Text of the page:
The Most Reverend Peter J. Muldoon, D.D.
First Bishop of Rockford
Peter James Muldoon was born in Columbia, California to Irish immigrants John and Catherine (Coughlin) Muldoon. He was the oldest child in a family of five children. Muldoon was educated at St. Mary’s College in St. Mary, Kentucky and St. Mary’s Seminary, Baltimore, Maryland and ordained a Catholic priest for the Archdiocese of Chicago in 1886. Muldoon served as chancellor and secretary from 1888 to 1895 to Archbishop P. A. Feehan, and became auxiliary bishop to Archbishop Feehan in 1900.
He was appointed titular bishop of Tamassus, auxiliary of Chicago, and vicar-general in 1901. In 1908 he was appointed bishop of the new Diocese of Rockford which had just been separated from the Archdiocese of Chicago.
Muldoon played a prominent role in the social reform movement and served as Chairman of the National Catholic War Council; in this role, he became a nationally known figure. He worked closely with members of other religious groups and government agencies; his forcefulness and diplomacy are considered to have contributed to the success of the council.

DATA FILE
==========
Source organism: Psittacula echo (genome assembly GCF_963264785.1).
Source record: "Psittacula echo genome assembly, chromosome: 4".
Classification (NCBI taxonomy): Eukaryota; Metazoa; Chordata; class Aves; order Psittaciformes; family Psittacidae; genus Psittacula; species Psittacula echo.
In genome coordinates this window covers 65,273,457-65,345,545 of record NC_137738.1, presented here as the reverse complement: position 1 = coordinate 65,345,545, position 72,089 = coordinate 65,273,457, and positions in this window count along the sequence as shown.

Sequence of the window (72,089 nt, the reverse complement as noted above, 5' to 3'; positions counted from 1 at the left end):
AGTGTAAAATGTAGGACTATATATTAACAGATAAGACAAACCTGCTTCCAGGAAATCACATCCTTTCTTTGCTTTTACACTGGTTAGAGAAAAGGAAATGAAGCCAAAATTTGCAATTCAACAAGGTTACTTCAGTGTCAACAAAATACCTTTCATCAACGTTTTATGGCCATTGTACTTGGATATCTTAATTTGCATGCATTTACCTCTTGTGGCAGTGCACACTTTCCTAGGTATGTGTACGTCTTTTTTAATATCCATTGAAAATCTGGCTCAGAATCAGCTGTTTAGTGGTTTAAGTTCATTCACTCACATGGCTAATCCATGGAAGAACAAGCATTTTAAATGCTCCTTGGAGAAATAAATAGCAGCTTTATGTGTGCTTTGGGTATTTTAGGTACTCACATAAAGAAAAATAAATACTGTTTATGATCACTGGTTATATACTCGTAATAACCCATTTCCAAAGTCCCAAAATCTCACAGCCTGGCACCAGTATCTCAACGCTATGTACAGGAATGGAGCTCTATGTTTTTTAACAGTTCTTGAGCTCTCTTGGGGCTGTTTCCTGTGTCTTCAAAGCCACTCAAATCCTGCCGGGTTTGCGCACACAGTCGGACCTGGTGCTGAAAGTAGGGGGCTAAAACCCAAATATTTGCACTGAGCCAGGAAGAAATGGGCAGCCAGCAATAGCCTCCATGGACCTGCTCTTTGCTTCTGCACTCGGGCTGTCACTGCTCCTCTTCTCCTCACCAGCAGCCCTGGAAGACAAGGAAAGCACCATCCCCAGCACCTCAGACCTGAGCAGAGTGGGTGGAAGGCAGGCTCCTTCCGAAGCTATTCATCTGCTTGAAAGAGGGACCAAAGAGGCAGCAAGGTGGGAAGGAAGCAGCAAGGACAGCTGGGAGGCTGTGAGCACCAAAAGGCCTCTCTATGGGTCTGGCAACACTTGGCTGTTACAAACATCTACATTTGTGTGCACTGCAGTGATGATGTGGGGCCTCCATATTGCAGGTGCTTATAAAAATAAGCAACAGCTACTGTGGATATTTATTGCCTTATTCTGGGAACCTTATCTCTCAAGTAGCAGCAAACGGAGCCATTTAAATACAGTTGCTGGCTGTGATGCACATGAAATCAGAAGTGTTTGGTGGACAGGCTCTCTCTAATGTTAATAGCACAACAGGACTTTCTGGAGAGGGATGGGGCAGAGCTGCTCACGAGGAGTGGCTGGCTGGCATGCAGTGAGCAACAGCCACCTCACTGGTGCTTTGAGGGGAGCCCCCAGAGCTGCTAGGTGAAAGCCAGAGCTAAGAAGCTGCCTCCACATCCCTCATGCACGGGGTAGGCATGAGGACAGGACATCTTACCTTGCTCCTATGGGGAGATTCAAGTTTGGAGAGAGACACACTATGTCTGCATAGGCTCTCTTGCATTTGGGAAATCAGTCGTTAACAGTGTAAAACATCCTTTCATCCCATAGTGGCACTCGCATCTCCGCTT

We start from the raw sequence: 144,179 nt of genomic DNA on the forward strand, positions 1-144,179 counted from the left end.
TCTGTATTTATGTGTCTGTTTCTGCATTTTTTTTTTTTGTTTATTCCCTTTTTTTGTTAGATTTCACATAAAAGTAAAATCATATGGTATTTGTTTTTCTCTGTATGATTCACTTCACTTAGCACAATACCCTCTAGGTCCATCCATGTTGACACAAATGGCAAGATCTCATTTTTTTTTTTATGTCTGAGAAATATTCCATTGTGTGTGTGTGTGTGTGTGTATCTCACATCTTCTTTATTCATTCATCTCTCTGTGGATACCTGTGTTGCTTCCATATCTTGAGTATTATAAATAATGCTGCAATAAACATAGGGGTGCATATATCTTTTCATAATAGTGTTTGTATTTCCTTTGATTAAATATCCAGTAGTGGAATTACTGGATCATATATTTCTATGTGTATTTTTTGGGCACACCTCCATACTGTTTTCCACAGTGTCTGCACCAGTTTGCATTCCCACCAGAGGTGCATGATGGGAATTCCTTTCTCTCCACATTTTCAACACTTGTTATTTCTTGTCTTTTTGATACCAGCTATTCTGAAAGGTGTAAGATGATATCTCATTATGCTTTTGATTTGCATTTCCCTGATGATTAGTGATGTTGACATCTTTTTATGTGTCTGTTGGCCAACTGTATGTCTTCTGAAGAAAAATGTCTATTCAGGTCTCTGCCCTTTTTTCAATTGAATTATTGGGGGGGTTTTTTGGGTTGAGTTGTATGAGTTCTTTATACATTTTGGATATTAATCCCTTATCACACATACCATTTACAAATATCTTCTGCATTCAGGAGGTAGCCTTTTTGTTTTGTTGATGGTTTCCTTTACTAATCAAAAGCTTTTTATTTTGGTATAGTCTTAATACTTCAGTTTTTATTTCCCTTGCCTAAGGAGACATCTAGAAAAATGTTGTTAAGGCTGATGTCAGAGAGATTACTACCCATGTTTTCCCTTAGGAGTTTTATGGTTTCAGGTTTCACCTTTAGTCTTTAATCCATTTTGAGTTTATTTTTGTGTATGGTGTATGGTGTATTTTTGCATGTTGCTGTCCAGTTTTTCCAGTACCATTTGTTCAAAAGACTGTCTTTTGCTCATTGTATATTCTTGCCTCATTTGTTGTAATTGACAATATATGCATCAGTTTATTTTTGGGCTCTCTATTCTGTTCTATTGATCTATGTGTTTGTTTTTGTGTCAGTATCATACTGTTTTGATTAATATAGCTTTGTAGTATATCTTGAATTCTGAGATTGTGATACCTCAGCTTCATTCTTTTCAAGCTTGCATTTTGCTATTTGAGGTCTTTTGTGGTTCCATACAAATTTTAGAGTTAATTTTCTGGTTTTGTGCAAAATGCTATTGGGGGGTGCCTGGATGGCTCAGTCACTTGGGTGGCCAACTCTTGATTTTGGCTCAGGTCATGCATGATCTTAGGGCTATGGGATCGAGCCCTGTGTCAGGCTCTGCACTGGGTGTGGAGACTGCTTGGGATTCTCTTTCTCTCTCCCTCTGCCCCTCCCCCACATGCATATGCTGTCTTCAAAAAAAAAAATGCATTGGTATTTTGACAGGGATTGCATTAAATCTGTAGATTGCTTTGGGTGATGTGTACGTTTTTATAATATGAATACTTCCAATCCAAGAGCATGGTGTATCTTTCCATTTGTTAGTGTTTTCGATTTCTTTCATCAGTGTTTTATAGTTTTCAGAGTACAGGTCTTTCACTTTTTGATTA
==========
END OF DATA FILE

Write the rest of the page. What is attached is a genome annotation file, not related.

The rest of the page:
After the war, Muldoon induced Cardinal James Gibbons to propose creation of a peacetime organization comparable to the National Catholic War Council. When the National Catholic Welfare Council was created in 1919, Muldoon was appointed as the episcopal chairman of its Social Action Department. Together with Joseph Schrembs, Patrick Hayes and Bishop William Russell he embraced the concepts expressed in a paper on social reconstruction written by Father John Ryan. The paper, which begun with the sentence “The only safeguard of peace is social justice and a contented people” contained series of proposed social reforms that were quite advanced for the time. They included child labour laws, the creation of public housing for the poor, and a number of others. When some American bishops complained to the pope in 1922 about the National Catholic Welfare Council, the original approbation for the council was revoked. Muldoon as well as Bishop Joseph Schrembs of Cleveland were among the most vigorous defenders of the NCWC. After the American hierarchy sent a delegation headed by Shrembs to Rome, the Vatican finally agreed to restore the approbation providing, among other things, that the organization be renamed the National Catholic Welfare Conference. Muldoon died in 1927 after a long illness.